Tide assistant strength coach placed on leave for providing money to Clinton-Dix
by Marq Burnett
mburnett@annistonstar.com
Oct 03, 2013 | 2796 views |  0 comments | 14 14 recommendations | email to a friend | print
Alabama defensive back HaHa Clinton-Dix (6) got to return to the field and put a hit on Texas A&M quarterback Johnny Manziel, but the Tide's 15-yard penalty for an earlier targeting flag wasn't returned. (Photo by Trent Penny/The Anniston Star)
Alabama defensive back HaHa Clinton-Dix (6) got to return to the field and put a hit on Texas A&M quarterback Johnny Manziel, but the Tide's 15-yard penalty for an earlier targeting flag wasn't returned. (Photo by Trent Penny/The Anniston Star)
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TUSCALOOSA — Alabama assistant strength and conditioning coach Corey Harris has been placed on administrative leave after compliance department officials discovered he gave a loan to safety HaHa Clinton-Dix, a source confirmed Thursday.

The Tuscaloosa News reported the story first Thursday afternoon.

The report said Harris was found to have had a connection to a representative of a sports agent, but Clinton-Dix had no contact with any agent representatives.

Clinton-Dix, who was suspended indefinitely Wednesday, received a short-term loan from Harris of less than $500 at some point in the summer in violation of NCAA rules. The report also said Clinton-Dix repaid the loan and provided bank statements to Alabama’s compliance department to prove it.

Employees are not permitted to provide loans of any sort to student-athletes because it is considered to be an impermissible benefit, per NCAA bylaw 16.11.2.2.

Alabama head coach Nick Saban has not commented on Thursday’s report and fielded no questions about it during his weekly radio show Thursday night.

ESPN.com, citing an anonymous source, reported Clinton-Dix is the only player involved and is expected to be eligible to play “within the month.”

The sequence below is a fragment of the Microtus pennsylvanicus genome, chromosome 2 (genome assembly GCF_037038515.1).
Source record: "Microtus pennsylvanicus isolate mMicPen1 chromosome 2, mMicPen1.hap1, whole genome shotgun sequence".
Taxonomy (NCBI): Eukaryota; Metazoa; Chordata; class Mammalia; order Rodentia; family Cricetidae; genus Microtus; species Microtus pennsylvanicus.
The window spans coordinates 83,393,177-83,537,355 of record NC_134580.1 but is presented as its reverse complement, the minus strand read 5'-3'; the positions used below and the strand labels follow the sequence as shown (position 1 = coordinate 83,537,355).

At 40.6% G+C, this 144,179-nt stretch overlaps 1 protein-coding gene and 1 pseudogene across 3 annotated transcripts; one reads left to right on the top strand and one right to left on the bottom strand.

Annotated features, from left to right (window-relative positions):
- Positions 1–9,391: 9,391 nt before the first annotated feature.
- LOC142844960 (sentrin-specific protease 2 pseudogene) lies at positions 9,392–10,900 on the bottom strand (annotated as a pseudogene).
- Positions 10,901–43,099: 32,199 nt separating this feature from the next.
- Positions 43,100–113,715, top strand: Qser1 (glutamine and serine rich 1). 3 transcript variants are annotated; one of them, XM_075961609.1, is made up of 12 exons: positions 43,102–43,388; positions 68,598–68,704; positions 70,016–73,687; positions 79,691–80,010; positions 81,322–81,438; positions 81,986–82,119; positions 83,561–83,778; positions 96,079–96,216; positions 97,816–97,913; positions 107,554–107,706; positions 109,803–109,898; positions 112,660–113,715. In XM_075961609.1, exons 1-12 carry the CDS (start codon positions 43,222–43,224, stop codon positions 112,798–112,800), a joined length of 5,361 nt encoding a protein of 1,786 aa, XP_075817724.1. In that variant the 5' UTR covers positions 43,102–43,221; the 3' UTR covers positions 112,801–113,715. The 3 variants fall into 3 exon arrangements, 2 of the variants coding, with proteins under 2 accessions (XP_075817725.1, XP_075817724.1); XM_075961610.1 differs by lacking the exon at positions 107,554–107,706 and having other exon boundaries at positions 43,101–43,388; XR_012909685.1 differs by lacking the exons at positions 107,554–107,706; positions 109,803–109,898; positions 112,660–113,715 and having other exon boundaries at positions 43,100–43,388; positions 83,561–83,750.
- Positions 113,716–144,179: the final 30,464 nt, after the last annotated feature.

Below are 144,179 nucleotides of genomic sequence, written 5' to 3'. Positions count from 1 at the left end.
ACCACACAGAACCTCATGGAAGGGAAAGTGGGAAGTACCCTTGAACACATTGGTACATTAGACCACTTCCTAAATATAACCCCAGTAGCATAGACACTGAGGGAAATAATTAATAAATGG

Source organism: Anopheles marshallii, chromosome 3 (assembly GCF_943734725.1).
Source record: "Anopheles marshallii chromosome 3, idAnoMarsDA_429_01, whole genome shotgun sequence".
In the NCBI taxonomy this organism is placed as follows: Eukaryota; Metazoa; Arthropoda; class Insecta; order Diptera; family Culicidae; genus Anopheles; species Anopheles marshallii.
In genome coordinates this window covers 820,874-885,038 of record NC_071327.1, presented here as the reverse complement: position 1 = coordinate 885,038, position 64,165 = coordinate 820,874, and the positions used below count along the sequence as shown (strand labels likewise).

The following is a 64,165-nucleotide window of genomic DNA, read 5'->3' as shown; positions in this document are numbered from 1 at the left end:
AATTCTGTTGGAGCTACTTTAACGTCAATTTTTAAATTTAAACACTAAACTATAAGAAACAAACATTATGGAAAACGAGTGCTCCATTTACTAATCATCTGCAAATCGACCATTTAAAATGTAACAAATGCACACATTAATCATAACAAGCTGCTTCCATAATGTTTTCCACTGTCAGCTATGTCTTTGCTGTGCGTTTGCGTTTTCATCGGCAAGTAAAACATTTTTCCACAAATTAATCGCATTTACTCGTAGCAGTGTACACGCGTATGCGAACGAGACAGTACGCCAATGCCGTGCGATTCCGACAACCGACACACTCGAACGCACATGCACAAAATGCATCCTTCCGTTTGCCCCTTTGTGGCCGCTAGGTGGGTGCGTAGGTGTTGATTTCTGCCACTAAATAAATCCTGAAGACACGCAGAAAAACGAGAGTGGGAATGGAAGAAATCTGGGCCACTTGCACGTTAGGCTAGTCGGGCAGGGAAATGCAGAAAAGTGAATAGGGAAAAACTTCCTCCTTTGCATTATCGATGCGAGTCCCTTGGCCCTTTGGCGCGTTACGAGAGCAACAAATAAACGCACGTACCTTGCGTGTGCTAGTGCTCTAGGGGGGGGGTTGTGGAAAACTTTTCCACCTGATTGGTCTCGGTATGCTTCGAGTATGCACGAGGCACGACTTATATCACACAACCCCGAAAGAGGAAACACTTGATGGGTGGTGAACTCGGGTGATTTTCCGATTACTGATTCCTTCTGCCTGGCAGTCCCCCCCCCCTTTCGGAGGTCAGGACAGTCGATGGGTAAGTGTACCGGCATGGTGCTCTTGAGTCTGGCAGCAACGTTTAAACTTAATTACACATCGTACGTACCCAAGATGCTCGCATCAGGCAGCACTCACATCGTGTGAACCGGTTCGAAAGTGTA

Dr. David Ridpath, an associated professor of sports administration at Ohio University, told al.com Clinton-Dix’s penalty won’t last “a long period of time.”

“It is certainly a serious issue, and Alabama is acting correctly in how they’ve addressed it so far,” Ridpath told al.com. “I think the fact that he’s already paid the money back is probably going to be seen as a mitigating circumstance. I’m just not sure the NCAA has a leg to stand on there in terms of penalizing him for a long period of time.”

John Infante, a former compliance official at Loyola Marymount and Colorado State and author of the Bylaw Blog for AthleticScholarships.net, told al.com the situation is similar to two recent infractions cases, one with the coach, Harris, and one with the player Clinton-Dix.

“From the coach’s perspective, it sounds like a mini John Blake at (North Carolina),” Infante said.

Blake is a former assistant coach at North Carolina. He was accused of accepting cash from a sports agent and was given a three-year show-cause penalty from the NCAA.

Harris is one of nine assistant strength and conditioning coaches employed by the University of Alabama.

“From Clinton-Dix’s perspective, even if the coach is deemed an agent, it is still not that serious of a violation,” Infante told al.com. “Marcell Dareus was in line for a four-game suspension before mitigating circumstances and he was found to have received over $2,000 from an agent.”

In 2010, Dareus was suspended for two games when he received $1,787.17 worth of improper benefits from an agent. Initially, the suspension was four games, but the NCAA reduced it to two because of “mitigating circumstances.” Dareus’ situation was resolved by the NCAA in fewer than two months.

Clinton-Dix, a third-year junior, is considered one of the nation’s best safeties and is projected to be a first-round pick in the 2014 NFL draft.

He ranks second on the team with 24 tackles and also has two pass deflections.

On the field, Saban said sophomores Geno Smith and Landon Collins have worked in Clinton-Dix’s position.
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